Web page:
17. 18. Effects of Air Pollutants Interferes with photosynthesis , carbohydrate production Cancer , asthma, birth defects , eye & respiratory system irritation, and genetic mutation . contribute to sick building syndrome indoors Acid rain : soil, buildings & materials, forest & aquatic life. prolonged exposure to high CO concentrations , unconsciousness, convulsions and death would occur; severe effects on the baby of a pregnant woman. It is important to remember that air pollutants are transboundary , i.e. they know no borders and travel easily from their sources towards other locations spreading pollution throughout the world.
    18. 19. Air Pollution Effects ..
    19. 20. Methods of Air Pollution Control NOx Control Mechanical Collectors (dust cyclone) VOC abatement Electrostatic Precipitators Acid Gas/SO 2 control Baghouses Mercury Control Scrubbers Devices Control Pollution The following items are commonly used as pollution control devices by industry or transportation devices . They can either destroy contaminants or remove them from an exhaust stream before it is emitted into the atmosphere.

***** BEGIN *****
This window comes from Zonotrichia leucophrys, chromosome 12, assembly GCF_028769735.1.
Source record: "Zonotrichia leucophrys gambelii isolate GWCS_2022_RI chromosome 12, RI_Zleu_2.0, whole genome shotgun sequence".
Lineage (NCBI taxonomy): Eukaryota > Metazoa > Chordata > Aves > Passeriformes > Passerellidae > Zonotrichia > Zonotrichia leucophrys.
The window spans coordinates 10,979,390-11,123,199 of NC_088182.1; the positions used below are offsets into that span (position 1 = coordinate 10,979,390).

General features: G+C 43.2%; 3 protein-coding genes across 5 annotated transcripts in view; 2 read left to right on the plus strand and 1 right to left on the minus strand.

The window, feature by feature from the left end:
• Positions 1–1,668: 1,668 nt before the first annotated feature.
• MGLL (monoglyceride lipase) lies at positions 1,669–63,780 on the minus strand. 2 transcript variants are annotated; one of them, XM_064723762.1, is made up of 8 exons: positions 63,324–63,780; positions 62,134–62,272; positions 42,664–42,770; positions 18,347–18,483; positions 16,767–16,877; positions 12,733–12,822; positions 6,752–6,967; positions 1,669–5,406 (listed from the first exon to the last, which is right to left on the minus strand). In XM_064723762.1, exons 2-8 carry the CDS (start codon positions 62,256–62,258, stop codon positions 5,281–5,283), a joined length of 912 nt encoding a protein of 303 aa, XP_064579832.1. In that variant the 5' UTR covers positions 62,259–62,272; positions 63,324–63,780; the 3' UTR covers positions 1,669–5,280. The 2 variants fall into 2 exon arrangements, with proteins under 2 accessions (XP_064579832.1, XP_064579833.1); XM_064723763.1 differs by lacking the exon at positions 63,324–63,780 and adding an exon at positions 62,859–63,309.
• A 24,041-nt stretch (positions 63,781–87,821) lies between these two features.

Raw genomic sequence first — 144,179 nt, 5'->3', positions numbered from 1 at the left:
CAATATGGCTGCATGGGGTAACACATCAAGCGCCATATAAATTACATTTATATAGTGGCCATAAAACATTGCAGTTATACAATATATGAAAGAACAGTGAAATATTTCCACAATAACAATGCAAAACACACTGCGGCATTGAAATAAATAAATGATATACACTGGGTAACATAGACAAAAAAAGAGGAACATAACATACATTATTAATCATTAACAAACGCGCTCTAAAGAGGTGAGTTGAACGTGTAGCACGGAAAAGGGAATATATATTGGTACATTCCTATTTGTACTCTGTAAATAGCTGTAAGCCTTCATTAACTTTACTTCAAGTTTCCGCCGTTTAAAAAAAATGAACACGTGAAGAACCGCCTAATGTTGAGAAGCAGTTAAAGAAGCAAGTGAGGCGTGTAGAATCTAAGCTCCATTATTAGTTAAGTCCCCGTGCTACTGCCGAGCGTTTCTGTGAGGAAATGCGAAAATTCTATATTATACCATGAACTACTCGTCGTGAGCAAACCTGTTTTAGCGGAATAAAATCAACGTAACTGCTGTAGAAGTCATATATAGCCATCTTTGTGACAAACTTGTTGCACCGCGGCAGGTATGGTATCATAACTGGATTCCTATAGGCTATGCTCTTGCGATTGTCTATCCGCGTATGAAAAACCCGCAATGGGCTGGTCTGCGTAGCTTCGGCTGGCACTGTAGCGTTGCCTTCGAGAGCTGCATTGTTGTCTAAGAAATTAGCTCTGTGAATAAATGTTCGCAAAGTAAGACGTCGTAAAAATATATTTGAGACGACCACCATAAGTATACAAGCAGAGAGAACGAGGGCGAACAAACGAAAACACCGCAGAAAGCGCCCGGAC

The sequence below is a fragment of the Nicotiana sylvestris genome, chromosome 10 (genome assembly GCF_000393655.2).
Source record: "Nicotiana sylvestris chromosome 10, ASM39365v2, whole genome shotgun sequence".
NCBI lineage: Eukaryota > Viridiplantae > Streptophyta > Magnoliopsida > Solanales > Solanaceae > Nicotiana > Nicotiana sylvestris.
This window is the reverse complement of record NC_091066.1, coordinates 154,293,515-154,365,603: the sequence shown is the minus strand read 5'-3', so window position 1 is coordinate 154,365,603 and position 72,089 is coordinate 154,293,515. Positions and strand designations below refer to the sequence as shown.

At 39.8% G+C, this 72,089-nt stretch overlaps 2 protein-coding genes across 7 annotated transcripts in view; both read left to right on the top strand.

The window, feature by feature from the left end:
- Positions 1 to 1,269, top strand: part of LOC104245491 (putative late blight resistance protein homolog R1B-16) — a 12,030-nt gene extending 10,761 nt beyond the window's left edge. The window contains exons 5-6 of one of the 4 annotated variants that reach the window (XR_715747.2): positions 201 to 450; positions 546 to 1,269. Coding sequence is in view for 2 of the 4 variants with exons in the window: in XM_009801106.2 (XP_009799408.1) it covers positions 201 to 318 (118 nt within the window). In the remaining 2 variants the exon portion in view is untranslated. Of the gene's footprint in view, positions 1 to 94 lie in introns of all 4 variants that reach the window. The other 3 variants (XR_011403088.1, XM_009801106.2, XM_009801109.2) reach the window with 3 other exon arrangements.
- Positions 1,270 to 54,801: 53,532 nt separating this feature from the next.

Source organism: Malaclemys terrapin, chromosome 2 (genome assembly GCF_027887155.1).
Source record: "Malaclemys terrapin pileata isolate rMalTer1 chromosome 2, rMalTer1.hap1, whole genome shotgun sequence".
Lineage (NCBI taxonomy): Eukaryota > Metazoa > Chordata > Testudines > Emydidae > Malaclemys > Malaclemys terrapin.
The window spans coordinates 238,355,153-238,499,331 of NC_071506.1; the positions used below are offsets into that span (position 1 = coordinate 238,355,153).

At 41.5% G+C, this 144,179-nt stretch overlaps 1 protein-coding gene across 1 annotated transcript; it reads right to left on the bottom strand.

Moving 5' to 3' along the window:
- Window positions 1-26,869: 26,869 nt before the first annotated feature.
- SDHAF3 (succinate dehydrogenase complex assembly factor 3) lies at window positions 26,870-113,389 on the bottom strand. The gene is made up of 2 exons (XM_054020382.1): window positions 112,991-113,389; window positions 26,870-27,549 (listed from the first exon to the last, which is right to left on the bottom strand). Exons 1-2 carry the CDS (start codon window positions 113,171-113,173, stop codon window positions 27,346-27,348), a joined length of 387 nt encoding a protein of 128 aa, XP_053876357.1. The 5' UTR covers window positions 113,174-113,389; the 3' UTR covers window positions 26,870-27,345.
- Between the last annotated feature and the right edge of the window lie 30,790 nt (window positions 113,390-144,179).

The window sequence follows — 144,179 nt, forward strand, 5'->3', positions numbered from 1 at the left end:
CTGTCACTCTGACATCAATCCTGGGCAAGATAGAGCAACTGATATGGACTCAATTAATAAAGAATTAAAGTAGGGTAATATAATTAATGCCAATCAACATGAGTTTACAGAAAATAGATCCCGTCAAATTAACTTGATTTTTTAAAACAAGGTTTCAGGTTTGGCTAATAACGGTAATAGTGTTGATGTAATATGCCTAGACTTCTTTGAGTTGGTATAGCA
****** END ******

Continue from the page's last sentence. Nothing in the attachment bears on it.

20. 21. Mechanical Collectors Dust Cyclone
    21. 22. Electrostatic precipitators
    22. 23. Baghouses
    23. 24. Scrubbers Cyclone Spray Mechanically aided Ejector Venturi Wet Scrubber
    24. 25. Methods of Air Pollution Control (Some things you can do for CLEAN air) Limit Your Family Size Eliminate Toxic Chemical Use at Home Conserve Energy Reduce Waste
    25. 26. Methods of Air Pollution Control (Some things you can do for CLEAN air) No Burn Barrels Cut Back/ Eliminate Lawn Mowing Modify Your Transportation Plant leafy trees and shrubs No Burn Barrels No Burn Barrels No Burn Barrels No Burn Barrels No Burn Barrels Cut Back/ Eliminate Lawn Mowing Cut Back/ Eliminate Lawn Mowing Cut Back/ Eliminate Lawn Mowing Modify Your Transportation Modify Your Transportation Modify Your Transportation Plant leafy trees and shrubs Plant leafy trees and shrubs Plant leafy trees and shrubs Plant leafy trees and shrubs
    26. 27. Thank You! The roots of education are bitter, but the fruit is sweet . Aristotle